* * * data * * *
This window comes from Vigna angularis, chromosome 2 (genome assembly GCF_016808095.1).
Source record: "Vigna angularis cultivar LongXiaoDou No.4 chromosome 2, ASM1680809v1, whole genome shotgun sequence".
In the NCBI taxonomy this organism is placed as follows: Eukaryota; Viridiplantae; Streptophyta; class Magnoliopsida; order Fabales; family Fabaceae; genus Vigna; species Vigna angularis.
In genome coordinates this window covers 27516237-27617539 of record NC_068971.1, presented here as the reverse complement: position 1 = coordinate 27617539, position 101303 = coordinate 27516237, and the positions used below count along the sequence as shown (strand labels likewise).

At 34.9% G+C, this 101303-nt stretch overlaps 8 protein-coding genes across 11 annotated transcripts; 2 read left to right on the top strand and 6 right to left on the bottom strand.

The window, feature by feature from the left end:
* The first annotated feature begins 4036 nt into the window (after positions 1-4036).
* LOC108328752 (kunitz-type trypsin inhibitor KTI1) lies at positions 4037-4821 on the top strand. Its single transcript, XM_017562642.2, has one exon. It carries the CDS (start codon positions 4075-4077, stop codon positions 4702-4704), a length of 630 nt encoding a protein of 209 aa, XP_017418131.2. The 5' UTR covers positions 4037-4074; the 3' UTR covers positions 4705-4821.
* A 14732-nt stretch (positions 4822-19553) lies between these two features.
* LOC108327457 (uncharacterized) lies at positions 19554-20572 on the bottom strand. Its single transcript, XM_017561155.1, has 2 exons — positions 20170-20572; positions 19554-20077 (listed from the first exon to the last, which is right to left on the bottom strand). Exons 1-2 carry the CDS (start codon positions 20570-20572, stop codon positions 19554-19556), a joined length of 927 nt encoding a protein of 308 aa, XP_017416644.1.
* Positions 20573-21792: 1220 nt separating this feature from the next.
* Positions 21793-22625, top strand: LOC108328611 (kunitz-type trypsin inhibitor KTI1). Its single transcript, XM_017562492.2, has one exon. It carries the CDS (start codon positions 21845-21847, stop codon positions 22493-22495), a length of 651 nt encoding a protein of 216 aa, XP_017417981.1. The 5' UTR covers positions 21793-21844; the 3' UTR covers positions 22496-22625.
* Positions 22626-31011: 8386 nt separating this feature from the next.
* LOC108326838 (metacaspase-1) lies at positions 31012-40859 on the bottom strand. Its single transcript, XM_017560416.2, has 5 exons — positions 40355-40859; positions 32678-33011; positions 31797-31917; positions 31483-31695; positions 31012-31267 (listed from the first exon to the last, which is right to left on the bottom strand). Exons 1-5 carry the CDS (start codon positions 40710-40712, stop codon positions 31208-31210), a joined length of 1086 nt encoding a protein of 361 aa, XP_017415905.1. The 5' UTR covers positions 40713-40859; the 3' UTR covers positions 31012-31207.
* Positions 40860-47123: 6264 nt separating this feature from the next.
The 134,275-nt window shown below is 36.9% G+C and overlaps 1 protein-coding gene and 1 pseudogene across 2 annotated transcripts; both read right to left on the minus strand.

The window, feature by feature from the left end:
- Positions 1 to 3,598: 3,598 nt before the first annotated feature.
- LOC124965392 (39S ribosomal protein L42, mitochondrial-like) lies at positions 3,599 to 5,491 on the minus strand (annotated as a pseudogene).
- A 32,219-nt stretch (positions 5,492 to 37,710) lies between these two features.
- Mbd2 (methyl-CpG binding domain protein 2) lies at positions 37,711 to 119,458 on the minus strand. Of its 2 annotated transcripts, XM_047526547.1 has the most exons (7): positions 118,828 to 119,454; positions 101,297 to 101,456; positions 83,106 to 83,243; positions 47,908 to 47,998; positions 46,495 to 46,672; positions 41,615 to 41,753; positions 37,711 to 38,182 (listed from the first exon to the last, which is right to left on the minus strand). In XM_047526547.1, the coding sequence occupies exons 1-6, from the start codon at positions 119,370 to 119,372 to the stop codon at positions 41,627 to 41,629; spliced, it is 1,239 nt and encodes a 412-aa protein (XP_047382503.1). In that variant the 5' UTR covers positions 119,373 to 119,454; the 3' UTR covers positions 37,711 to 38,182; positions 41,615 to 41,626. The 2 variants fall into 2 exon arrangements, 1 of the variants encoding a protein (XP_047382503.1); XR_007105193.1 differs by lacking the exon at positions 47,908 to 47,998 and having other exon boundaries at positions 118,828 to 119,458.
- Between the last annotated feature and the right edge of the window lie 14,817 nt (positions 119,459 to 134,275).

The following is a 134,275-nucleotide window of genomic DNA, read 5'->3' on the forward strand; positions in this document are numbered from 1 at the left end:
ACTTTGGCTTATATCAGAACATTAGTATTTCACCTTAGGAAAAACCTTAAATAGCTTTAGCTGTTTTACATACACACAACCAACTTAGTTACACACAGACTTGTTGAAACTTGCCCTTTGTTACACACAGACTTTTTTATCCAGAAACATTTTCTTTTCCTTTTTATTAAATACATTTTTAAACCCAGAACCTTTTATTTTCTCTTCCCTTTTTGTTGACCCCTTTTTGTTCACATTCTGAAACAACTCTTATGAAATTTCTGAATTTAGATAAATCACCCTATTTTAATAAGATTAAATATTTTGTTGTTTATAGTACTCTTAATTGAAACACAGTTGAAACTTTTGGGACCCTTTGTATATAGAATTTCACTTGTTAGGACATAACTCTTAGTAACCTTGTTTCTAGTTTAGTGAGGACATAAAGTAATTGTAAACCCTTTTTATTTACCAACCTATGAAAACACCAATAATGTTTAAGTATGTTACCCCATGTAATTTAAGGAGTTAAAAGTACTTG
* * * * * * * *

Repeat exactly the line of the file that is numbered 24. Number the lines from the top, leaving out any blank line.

ACTTTGGCTTATATCAGAACATTAGTATTTCACCTTAGGAAAAACCTTAAATAGCTTTAGCTGTTTTACATACACACAACCAACTTAGTTACACACAGACTTGTTGAAACTTGCCCTTTGTTACACACAGACTTTTTTATCCAGAAACATTTTCTTTTCCTTTTTATTAAATACATTTTTAAACCCAGAACCTTTTATTTTCTCTTCCCTTTTTGTTGACCCCTTTTTGTTCACATTCTGAAACAACTCTTATGAAATTTCTGAATTTAGATAAATCACCCTATTTTAATAAGATTAAATATTTTGTTGTTTATAGTACTCTTAATTGAAACACAGTTGAAACTTTTGGGACCCTTTGTATATAGAATTTCACTTGTTAGGACATAACTCTTAGTAACCTTGTTTCTAGTTTAGTGAGGACATAAAGTAATTGTAAACCCTTTTTATTTACCAACCTATGAAAACACCAATAATGTTTAAGTATGTTACCCCATGTAATTTAAGGAGTTAAAAGTACTTG